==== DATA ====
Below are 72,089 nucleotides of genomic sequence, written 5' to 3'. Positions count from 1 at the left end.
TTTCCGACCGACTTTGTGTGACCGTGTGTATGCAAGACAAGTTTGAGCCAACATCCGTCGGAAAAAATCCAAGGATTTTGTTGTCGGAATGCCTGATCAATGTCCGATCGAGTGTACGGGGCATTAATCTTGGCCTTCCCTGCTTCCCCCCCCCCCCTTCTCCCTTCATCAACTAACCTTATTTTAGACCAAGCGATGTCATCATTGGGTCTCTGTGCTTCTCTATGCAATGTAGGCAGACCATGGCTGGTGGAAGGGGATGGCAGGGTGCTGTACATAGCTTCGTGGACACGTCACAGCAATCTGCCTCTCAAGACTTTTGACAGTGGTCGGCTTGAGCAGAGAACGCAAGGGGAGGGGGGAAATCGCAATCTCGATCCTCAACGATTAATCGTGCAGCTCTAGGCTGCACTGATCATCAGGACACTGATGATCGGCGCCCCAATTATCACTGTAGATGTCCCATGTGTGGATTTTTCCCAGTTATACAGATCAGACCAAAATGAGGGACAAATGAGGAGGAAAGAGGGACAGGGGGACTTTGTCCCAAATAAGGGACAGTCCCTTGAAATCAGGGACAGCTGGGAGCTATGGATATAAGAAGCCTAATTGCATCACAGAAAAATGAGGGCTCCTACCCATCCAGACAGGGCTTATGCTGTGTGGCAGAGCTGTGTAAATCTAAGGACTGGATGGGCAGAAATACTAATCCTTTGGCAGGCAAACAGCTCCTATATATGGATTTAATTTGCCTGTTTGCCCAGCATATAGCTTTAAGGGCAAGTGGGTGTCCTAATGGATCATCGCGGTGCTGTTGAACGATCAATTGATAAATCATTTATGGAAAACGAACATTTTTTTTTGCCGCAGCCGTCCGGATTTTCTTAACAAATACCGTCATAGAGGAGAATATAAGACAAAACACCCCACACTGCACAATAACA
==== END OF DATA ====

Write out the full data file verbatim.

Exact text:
Below are 72,089 nucleotides of genomic sequence, written 5' to 3'. Positions count from 1 at the left end.
TTTCCGACCGACTTTGTGTGACCGTGTGTATGCAAGACAAGTTTGAGCCAACATCCGTCGGAAAAAATCCAAGGATTTTGTTGTCGGAATGCCTGATCAATGTCCGATCGAGTGTACGGGGCATTAATCTTGGCCTTCCCTGCTTCCCCCCCCCCCCTTCTCCCTTCATCAACTAACCTTATTTTAGACCAAGCGATGTCATCATTGGGTCTCTGTGCTTCTCTATGCAATGTAGGCAGACCATGGCTGGTGGAAGGGGATGGCAGGGTGCTGTACATAGCTTCGTGGACACGTCACAGCAATCTGCCTCTCAAGACTTTTGACAGTGGTCGGCTTGAGCAGAGAACGCAAGGGGAGGGGGGAAATCGCAATCTCGATCCTCAACGATTAATCGTGCAGCTCTAGGCTGCACTGATCATCAGGACACTGATGATCGGCGCCCCAATTATCACTGTAGATGTCCCATGTGTGGATTTTTCCCAGTTATACAGATCAGACCAAAATGAGGGACAAATGAGGAGGAAAGAGGGACAGGGGGACTTTGTCCCAAATAAGGGACAGTCCCTTGAAATCAGGGACAGCTGGGAGCTATGGATATAAGAAGCCTAATTGCATCACAGAAAAATGAGGGCTCCTACCCATCCAGACAGGGCTTATGCTGTGTGGCAGAGCTGTGTAAATCTAAGGACTGGATGGGCAGAAATACTAATCCTTTGGCAGGCAAACAGCTCCTATATATGGATTTAATTTGCCTGTTTGCCCAGCATATAGCTTTAAGGGCAAGTGGGTGTCCTAATGGATCATCGCGGTGCTGTTGAACGATCAATTGATAAATCATTTATGGAAAACGAACATTTTTTTTTGCCGCAGCCGTCCGGATTTTCTTAACAAATACCGTCATAGAGGAGAATATAAGACAAAACACCCCACACTGCACAATAACA